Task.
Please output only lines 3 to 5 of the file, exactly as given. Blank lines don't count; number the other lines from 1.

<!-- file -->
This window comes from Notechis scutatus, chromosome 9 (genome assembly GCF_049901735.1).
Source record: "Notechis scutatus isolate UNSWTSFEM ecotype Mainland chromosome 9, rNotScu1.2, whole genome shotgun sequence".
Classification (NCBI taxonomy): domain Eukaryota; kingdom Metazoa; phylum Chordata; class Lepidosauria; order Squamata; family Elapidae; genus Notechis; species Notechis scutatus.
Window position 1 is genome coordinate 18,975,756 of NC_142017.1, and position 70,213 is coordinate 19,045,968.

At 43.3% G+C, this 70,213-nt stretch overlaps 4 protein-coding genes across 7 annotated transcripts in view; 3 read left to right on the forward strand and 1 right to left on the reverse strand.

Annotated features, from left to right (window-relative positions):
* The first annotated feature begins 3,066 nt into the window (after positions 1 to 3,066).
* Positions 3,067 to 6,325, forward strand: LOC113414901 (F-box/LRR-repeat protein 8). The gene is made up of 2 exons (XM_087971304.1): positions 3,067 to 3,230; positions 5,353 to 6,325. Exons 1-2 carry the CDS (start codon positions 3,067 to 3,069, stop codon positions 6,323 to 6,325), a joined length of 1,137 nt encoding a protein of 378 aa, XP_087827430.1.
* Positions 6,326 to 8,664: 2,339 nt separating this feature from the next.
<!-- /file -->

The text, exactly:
Classification (NCBI taxonomy): domain Eukaryota; kingdom Metazoa; phylum Chordata; class Lepidosauria; order Squamata; family Elapidae; genus Notechis; species Notechis scutatus.
Window position 1 is genome coordinate 18,975,756 of NC_142017.1, and position 70,213 is coordinate 19,045,968.

At 43.3% G+C, this 70,213-nt stretch overlaps 4 protein-coding genes across 7 annotated transcripts in view; 3 read left to right on the forward strand and 1 right to left on the reverse strand.